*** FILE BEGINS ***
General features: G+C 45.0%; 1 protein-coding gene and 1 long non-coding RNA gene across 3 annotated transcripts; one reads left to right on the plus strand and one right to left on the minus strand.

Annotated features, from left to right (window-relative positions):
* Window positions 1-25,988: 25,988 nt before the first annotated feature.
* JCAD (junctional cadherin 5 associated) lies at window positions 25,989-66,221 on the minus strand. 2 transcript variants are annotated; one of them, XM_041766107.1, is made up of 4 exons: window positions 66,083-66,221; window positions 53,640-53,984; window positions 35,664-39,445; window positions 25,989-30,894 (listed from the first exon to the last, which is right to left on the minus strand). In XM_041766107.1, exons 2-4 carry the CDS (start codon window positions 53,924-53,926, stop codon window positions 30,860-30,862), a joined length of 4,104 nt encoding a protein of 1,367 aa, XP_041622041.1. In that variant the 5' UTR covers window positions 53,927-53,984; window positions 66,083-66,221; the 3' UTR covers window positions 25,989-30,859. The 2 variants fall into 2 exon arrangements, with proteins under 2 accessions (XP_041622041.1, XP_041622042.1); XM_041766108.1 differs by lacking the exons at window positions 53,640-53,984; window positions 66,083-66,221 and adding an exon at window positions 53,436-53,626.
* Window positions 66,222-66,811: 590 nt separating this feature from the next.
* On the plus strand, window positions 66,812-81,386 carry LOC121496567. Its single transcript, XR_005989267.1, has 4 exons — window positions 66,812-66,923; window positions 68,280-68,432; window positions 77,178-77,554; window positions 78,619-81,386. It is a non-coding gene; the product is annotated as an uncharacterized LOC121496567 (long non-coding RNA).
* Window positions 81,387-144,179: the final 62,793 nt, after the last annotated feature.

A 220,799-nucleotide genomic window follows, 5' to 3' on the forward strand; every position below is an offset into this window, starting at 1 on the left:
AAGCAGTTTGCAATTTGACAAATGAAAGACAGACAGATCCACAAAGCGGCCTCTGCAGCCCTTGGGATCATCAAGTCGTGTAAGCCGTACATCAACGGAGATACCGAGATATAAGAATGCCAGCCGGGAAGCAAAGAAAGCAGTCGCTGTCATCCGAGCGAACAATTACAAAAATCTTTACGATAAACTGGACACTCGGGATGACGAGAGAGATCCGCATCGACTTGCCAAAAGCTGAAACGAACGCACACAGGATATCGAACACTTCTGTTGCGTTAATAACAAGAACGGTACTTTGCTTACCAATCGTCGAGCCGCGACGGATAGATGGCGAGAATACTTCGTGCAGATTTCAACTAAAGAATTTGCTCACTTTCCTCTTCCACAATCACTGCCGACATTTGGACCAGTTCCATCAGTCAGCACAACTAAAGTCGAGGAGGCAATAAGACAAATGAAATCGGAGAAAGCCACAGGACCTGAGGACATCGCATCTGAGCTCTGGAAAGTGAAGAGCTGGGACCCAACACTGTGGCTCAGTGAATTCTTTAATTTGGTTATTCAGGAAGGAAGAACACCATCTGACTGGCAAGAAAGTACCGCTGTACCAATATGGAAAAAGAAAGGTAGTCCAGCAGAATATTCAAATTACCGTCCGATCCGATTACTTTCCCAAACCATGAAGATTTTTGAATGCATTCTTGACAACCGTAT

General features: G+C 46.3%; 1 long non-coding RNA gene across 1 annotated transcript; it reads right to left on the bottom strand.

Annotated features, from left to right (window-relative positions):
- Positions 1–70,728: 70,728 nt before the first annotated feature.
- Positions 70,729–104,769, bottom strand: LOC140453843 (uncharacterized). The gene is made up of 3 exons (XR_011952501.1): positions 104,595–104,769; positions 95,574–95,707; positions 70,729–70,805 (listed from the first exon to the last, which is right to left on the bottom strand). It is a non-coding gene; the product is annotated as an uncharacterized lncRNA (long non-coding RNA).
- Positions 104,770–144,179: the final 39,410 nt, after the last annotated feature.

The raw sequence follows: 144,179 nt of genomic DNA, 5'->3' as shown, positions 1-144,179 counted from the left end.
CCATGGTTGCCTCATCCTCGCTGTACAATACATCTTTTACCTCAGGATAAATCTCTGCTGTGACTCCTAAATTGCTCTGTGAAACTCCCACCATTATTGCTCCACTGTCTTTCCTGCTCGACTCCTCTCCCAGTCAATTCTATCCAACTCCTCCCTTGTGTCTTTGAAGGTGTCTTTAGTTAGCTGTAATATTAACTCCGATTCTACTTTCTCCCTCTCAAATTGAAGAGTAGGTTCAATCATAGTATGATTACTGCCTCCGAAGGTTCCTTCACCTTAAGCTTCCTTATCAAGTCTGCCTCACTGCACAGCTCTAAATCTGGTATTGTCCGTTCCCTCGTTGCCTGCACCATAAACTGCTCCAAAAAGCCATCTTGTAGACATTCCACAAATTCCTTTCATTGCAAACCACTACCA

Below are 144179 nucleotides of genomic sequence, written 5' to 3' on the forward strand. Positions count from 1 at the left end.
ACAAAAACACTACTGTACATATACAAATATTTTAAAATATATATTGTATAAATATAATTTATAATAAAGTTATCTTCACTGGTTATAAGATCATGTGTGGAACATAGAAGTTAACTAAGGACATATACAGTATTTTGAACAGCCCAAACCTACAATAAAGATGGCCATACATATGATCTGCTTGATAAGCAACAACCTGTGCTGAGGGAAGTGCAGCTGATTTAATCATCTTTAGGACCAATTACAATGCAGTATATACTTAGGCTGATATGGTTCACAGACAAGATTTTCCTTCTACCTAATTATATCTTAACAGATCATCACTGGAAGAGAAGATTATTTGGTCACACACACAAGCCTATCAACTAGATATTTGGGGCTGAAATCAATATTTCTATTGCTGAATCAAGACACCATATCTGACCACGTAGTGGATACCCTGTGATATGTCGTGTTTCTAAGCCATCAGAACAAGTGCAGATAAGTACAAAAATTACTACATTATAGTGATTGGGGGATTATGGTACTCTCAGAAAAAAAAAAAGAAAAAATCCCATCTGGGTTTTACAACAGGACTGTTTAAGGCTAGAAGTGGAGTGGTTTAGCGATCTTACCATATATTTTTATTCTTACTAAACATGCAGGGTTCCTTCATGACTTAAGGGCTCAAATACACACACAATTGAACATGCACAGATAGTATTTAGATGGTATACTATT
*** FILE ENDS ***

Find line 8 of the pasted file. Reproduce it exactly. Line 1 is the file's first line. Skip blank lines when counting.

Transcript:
A 220,799-nucleotide genomic window follows, 5' to 3' on the forward strand; every position below is an offset into this window, starting at 1 on the left: